“Tom's and Nick's research is a great example of interdisciplinary work within departments,” says transportation engineering expert Dr. Park, who explains that their findings grew out of a casual conversation she had with Dr. Smith, whose expertise is in water resources engineering. “I had a valuable data set from previous research that I wanted to do more with, but I didn't have the analysis tools I needed.” Working with Dr. Smith, the students were able to conduct a robust study in which they applied a number of physical variables to the data, leading to results that captured the attention of both regional and federal transportation agencies.
In addition to sparking the interest of attendees at the TransAction conference, Tom's and Nick's work was equally well-received at an April meeting of the Infrastructure & Climate Network, which attracts representatives from state departments of transportation, federal agencies and academia. “Government entities like to see how research being conducted in academia can answer their questions,” says Dr. Smith.
While outcomes may be the highlight of any research study, the value of the research experience itself should not be overlooked. Nick explains that he learned a lot in the process. “Doing research definitely improved my technical writing skills and helped me understand how studies are conducted and the numerous types of analyses that can be performed. I also learned more about academia and how new research comes about and gains credibility in the field.” He adds, “This specific project has been especially rewarding since it taught me how to consider multiple disciplines in both the approaches to and applications of a study.”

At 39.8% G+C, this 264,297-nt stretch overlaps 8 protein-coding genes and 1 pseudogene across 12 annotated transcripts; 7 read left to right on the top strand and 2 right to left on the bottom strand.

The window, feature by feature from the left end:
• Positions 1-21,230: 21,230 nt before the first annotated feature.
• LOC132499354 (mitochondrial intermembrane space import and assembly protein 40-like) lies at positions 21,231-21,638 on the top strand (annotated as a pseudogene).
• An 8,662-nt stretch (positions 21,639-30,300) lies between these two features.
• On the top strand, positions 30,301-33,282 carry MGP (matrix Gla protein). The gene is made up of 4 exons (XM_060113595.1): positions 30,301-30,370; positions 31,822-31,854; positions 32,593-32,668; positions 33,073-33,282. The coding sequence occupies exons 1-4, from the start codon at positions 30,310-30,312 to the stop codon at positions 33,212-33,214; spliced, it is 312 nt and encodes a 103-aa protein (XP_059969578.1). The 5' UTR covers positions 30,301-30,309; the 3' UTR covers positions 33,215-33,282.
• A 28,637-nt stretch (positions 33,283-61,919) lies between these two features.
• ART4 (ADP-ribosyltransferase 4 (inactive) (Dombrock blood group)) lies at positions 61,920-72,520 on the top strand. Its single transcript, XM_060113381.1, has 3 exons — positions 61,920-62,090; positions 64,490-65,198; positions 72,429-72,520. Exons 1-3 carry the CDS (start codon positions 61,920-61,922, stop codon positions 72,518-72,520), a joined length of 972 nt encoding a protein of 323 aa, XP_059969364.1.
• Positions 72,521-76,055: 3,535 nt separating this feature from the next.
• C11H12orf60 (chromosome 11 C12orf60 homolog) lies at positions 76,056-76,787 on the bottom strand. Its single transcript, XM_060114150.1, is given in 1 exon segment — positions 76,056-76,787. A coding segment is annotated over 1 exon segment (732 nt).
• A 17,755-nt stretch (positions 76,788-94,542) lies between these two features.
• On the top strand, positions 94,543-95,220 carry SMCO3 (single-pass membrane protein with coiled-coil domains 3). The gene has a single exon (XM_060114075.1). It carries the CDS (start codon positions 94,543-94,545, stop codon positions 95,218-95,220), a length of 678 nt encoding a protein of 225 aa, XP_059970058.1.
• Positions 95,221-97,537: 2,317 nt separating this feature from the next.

Tom, who was introduced to Geographic Information Systems (GIS) through the research, notes that he too gained a great deal from the experience. “It made me realize that the best way to learn engineering programs is through trial and error. Learning about a new software and then struggling through its application in an actual project was a very rewarding process. The experience also made me appreciate the complex nature of real world problems, which is not always evident in class.”
Tom, Nick and Drs. Park and Smith plan to publish follow-up papers and submit this research to the Transportation Research Board this summer. They also believe that the project has a lot of potential for future work. Tom, who has accepted a full-time position as a water resources engineer with Johnson, Mirmiran, and Thompson in Philadelphia and will pursue his master’s in Civil Engineering at Villanova, says he will focus on preparing his data and existing work so that the next student can take over. Nick, who will pursue his master's degree in Civil Engineering at Villanova, hopes to contribute to further research any way he can.